“Count the heartbeats,” I growled, self-control fading fast. “A binary vascular system, enhanced respiration, regenerative healing ability and more-than-average mental capacity; yes, I may look like your crop of morons, but I’m not.” As it happens I come from my own crop of morons, but for the sake of winning an argument I’ll keep that one quiet.

There was a very long, very heavy pause. In that time of silence between the three of us, I could hear the background noises of Aperture. Behind its panelled walls, something loud and large was working, and at that precise moment, all of its attention was on me.

“Why do you look human, by the way? I never asked.” Womble’s choice of words suggested he wouldn’t get the chance to ask again, either.

I shrugged. “How am I supposed to look?” This is a question I imagine a duck-billed platypus asks itself on a regular basis.

You are unfairly advantaged for these testing environments. You are also an alien and shall now be removed. We hope you enjoyed your time on Earth. Please be sure to enjoy redemption as well. Your acceptance of death is greatly appreciated. 

“Smooth, HH.”

“You know me.” Actually, knew might be more accurate. The floor panel I had been standing on dropped open and I went with it, coat billowing up around my head like an inverted parachute before I’d even plunged more than a few feet. I was just about able to hear the panel close again above me, and the shaft of light I had been falling through was crudely cut off.

I fell into a dark pit without size, sides or shape. Of course the only reasonable reaction was:

“Wheeeeeee….!”

– some distance above –

Womble dropped the refraction cube he’d been holding and perched on one of its corners. A clatter to his right announced HH’s portal gun dropping to the ground.

Any other aliens I should know about?

“If you want me out of this two-person chamber, we’d both bloody well hope so.”

Although. One seemed more than enough…

– by now, a few hundred feet below-

I got bored of saying “Wheee” which essentially just turned into “eee” after a while so I swapped to humming. I also had the brainwave to keep a hold on my top hat. Ned knows what would happen if Aperture, or anyone for that matter, got their hands on it, considering it has-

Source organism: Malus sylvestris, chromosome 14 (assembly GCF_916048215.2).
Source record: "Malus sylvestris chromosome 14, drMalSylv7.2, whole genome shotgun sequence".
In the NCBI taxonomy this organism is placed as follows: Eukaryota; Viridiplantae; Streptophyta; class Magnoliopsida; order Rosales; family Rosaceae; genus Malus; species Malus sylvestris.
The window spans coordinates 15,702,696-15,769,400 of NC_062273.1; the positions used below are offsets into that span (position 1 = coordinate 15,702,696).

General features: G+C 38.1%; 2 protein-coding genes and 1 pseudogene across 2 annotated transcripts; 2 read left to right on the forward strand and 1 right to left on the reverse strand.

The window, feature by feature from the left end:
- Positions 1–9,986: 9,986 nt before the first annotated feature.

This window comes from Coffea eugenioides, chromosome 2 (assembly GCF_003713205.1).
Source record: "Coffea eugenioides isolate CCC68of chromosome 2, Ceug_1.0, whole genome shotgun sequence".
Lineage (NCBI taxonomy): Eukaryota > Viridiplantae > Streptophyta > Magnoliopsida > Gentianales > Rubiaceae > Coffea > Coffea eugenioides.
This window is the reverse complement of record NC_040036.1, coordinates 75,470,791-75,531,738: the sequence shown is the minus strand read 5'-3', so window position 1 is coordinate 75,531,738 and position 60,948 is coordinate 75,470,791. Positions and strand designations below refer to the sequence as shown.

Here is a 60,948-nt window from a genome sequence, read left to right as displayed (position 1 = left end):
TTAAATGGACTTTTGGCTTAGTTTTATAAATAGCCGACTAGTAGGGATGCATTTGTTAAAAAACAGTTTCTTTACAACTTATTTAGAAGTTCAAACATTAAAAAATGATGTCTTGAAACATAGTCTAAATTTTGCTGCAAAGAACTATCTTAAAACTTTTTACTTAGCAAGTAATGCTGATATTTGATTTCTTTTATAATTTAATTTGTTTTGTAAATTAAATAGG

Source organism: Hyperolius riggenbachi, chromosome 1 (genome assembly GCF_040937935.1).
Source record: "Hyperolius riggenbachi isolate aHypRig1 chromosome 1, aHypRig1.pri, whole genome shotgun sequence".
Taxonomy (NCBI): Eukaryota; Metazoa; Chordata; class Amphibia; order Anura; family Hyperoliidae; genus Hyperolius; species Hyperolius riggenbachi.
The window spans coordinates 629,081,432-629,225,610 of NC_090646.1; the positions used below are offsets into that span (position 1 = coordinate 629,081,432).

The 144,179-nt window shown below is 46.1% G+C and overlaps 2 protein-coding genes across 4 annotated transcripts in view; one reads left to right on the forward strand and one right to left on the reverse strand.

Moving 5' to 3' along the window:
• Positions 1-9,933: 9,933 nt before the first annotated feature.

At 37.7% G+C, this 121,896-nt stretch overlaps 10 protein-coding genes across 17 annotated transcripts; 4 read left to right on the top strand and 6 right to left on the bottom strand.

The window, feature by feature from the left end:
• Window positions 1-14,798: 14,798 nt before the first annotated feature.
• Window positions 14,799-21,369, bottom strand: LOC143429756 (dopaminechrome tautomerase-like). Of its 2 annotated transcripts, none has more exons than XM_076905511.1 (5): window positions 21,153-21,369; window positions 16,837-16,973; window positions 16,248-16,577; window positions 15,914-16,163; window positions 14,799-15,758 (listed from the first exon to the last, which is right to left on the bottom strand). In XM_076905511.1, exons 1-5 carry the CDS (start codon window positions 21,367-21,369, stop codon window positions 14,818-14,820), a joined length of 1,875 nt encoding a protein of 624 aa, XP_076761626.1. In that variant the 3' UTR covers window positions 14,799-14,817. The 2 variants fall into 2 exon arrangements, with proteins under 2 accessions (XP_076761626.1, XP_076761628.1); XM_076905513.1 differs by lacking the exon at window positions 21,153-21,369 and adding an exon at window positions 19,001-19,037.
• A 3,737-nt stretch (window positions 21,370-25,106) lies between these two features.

…you know what deja vu feels like? Or rather doesn’t feel like, it doesn’t really feel like anything, but you blink and then suddenly the world around you is basically the same, whereas you are confused and a little bit disorientated. It’s a lot like time travel in that respect, and for whatever reason I feel – for want of a better word – like I just shifted in the timeline. There is a lot of down going on right now, might as well traverse time as well as space. There’s also a lot of light coming up…

“Aw Hell!”

First thing which came to mind, mostly because that’s what the Aperture incinerator looked like; a massive, deep, blistering hot pit with high walls bathed in an orange glow and no obvious way out – with me dropping towards an over-cooked demise. The heat hit me like a blanket which only got thicker the further I fell and my eyes watered in all the smoke. The chute I’d been dropped down ended against one of the high walls; at random I stuck out a hand, looking for some kind of hold. My palm burned as it slid down the hot metal, but when compared to the increased heat below me, I kept it there.

About halfway down I connected with a loose panel, gripped it on reflex, that swung out of the wall at an angle and changed my line of descent. As I and it twisted in the air my wrist snapped; I vaguely heard the crack over the roar of the inferno below. My now useless hand released and I fell in a new direction, right onto a platform on the edge of the glowing pool. The long-fall boots came in more than useful, I survived the drop but with shaking legs I still went to the floor moments after my feet touched down. I doubted the heat down here would have been any better had I actually landed in the vat.

I raised my right hand and wrist to my eye line. My eyes still stung with smoke, but through blurred vision my hand resembled a red, deformed slab of meat; by way of heat and friction burn I had torn the skin from my hand. The crooked wrist below it was already throbbing. I had to suppress the urge to vomit, but it wasn’t worth wasting whatever regeneration energy I had left. Instead I tried to keep it as still as possible and leant it against my chest, trying to ignore the waves of pain flowing from my arm.

I released a sigh of relief thick with carbon monoxide. Still alive. And believe me I am still alive.

Considering I’d been cast into the bowels of the Earth, things were looking a bit more optimistic.

Until a turret landed on my head.

HH